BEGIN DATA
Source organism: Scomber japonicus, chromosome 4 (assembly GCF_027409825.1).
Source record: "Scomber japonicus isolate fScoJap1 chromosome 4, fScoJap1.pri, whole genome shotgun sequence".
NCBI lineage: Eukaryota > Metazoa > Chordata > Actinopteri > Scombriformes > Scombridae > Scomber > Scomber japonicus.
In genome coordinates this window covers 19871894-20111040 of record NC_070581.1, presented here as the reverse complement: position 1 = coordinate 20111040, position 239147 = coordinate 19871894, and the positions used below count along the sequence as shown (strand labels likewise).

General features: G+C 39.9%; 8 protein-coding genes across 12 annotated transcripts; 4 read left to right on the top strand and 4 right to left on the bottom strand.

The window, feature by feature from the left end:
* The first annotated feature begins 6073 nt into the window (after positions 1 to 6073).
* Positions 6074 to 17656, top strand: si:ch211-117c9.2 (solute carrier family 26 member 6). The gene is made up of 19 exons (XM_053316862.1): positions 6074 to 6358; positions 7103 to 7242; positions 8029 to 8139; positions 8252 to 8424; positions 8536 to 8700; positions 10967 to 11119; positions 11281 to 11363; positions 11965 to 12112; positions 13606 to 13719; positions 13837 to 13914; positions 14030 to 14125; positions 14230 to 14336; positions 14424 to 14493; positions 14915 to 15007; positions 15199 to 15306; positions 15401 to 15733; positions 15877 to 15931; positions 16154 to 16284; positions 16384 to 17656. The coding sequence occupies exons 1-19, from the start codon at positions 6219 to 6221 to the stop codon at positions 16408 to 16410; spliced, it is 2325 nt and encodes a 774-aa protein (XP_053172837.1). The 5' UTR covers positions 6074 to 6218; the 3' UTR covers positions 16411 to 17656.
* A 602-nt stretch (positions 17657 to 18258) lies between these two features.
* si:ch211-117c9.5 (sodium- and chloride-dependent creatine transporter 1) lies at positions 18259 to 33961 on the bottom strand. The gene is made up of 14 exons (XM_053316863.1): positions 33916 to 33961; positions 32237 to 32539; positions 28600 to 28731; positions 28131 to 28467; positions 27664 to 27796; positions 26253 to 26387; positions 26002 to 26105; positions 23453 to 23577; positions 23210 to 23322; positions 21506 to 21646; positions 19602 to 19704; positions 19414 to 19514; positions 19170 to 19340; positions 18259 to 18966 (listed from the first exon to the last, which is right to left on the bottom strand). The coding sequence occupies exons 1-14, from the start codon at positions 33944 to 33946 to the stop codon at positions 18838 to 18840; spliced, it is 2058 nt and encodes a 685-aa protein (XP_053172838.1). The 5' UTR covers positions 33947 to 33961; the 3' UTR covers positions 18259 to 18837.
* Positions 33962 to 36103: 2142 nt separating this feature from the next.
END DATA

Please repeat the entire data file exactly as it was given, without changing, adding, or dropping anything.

Source organism: Scomber japonicus, chromosome 4 (assembly GCF_027409825.1).
Source record: "Scomber japonicus isolate fScoJap1 chromosome 4, fScoJap1.pri, whole genome shotgun sequence".
NCBI lineage: Eukaryota > Metazoa > Chordata > Actinopteri > Scombriformes > Scombridae > Scomber > Scomber japonicus.
In genome coordinates this window covers 19871894-20111040 of record NC_070581.1, presented here as the reverse complement: position 1 = coordinate 20111040, position 239147 = coordinate 19871894, and the positions used below count along the sequence as shown (strand labels likewise).

General features: G+C 39.9%; 8 protein-coding genes across 12 annotated transcripts; 4 read left to right on the top strand and 4 right to left on the bottom strand.

The window, feature by feature from the left end:
* The first annotated feature begins 6073 nt into the window (after positions 1 to 6073).
* Positions 6074 to 17656, top strand: si:ch211-117c9.2 (solute carrier family 26 member 6). The gene is made up of 19 exons (XM_053316862.1): positions 6074 to 6358; positions 7103 to 7242; positions 8029 to 8139; positions 8252 to 8424; positions 8536 to 8700; positions 10967 to 11119; positions 11281 to 11363; positions 11965 to 12112; positions 13606 to 13719; positions 13837 to 13914; positions 14030 to 14125; positions 14230 to 14336; positions 14424 to 14493; positions 14915 to 15007; positions 15199 to 15306; positions 15401 to 15733; positions 15877 to 15931; positions 16154 to 16284; positions 16384 to 17656. The coding sequence occupies exons 1-19, from the start codon at positions 6219 to 6221 to the stop codon at positions 16408 to 16410; spliced, it is 2325 nt and encodes a 774-aa protein (XP_053172837.1). The 5' UTR covers positions 6074 to 6218; the 3' UTR covers positions 16411 to 17656.
* A 602-nt stretch (positions 17657 to 18258) lies between these two features.
* si:ch211-117c9.5 (sodium- and chloride-dependent creatine transporter 1) lies at positions 18259 to 33961 on the bottom strand. The gene is made up of 14 exons (XM_053316863.1): positions 33916 to 33961; positions 32237 to 32539; positions 28600 to 28731; positions 28131 to 28467; positions 27664 to 27796; positions 26253 to 26387; positions 26002 to 26105; positions 23453 to 23577; positions 23210 to 23322; positions 21506 to 21646; positions 19602 to 19704; positions 19414 to 19514; positions 19170 to 19340; positions 18259 to 18966 (listed from the first exon to the last, which is right to left on the bottom strand). The coding sequence occupies exons 1-14, from the start codon at positions 33944 to 33946 to the stop codon at positions 18838 to 18840; spliced, it is 2058 nt and encodes a 685-aa protein (XP_053172838.1). The 5' UTR covers positions 33947 to 33961; the 3' UTR covers positions 18259 to 18837.
* Positions 33962 to 36103: 2142 nt separating this feature from the next.